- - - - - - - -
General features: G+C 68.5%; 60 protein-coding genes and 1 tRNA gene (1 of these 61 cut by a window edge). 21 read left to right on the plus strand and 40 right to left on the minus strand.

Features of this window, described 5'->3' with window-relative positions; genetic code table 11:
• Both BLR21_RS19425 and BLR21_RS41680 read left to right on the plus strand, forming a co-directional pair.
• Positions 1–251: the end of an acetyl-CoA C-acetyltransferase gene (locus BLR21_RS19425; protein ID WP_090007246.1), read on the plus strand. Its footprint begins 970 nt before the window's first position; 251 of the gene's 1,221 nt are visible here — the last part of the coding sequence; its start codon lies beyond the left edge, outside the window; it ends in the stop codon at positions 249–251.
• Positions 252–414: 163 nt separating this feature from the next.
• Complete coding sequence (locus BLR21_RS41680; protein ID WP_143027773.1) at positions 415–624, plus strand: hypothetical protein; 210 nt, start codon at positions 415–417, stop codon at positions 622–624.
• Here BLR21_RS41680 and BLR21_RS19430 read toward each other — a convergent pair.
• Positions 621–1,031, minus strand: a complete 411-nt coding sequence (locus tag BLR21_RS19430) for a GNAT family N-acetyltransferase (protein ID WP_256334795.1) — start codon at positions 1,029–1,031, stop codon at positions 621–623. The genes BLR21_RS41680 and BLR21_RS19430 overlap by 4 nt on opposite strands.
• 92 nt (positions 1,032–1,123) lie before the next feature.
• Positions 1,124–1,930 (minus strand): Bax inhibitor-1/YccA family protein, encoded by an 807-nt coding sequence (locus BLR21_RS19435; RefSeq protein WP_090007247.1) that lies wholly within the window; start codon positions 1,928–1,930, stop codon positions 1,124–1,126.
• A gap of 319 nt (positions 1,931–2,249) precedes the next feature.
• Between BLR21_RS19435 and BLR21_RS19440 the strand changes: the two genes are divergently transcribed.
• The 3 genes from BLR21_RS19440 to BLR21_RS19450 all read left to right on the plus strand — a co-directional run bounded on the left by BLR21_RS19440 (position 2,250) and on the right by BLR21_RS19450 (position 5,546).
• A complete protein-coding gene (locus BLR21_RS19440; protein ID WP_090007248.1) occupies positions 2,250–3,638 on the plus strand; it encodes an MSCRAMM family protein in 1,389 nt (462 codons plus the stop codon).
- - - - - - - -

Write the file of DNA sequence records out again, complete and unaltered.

General features: G+C 68.5%; 60 protein-coding genes and 1 tRNA gene (1 of these 61 cut by a window edge). 21 read left to right on the plus strand and 40 right to left on the minus strand.

Features of this window, described 5'->3' with window-relative positions; genetic code table 11:
• Both BLR21_RS19425 and BLR21_RS41680 read left to right on the plus strand, forming a co-directional pair.
• Positions 1–251: the end of an acetyl-CoA C-acetyltransferase gene (locus BLR21_RS19425; protein ID WP_090007246.1), read on the plus strand. Its footprint begins 970 nt before the window's first position; 251 of the gene's 1,221 nt are visible here — the last part of the coding sequence; its start codon lies beyond the left edge, outside the window; it ends in the stop codon at positions 249–251.
• Positions 252–414: 163 nt separating this feature from the next.
• Complete coding sequence (locus BLR21_RS41680; protein ID WP_143027773.1) at positions 415–624, plus strand: hypothetical protein; 210 nt, start codon at positions 415–417, stop codon at positions 622–624.
• Here BLR21_RS41680 and BLR21_RS19430 read toward each other — a convergent pair.
• Positions 621–1,031, minus strand: a complete 411-nt coding sequence (locus tag BLR21_RS19430) for a GNAT family N-acetyltransferase (protein ID WP_256334795.1) — start codon at positions 1,029–1,031, stop codon at positions 621–623. The genes BLR21_RS41680 and BLR21_RS19430 overlap by 4 nt on opposite strands.
• 92 nt (positions 1,032–1,123) lie before the next feature.
• Positions 1,124–1,930 (minus strand): Bax inhibitor-1/YccA family protein, encoded by an 807-nt coding sequence (locus BLR21_RS19435; RefSeq protein WP_090007247.1) that lies wholly within the window; start codon positions 1,928–1,930, stop codon positions 1,124–1,126.
• A gap of 319 nt (positions 1,931–2,249) precedes the next feature.
• Between BLR21_RS19435 and BLR21_RS19440 the strand changes: the two genes are divergently transcribed.
• The 3 genes from BLR21_RS19440 to BLR21_RS19450 all read left to right on the plus strand — a co-directional run bounded on the left by BLR21_RS19440 (position 2,250) and on the right by BLR21_RS19450 (position 5,546).
• A complete protein-coding gene (locus BLR21_RS19440; protein ID WP_090007248.1) occupies positions 2,250–3,638 on the plus strand; it encodes an MSCRAMM family protein in 1,389 nt (462 codons plus the stop codon).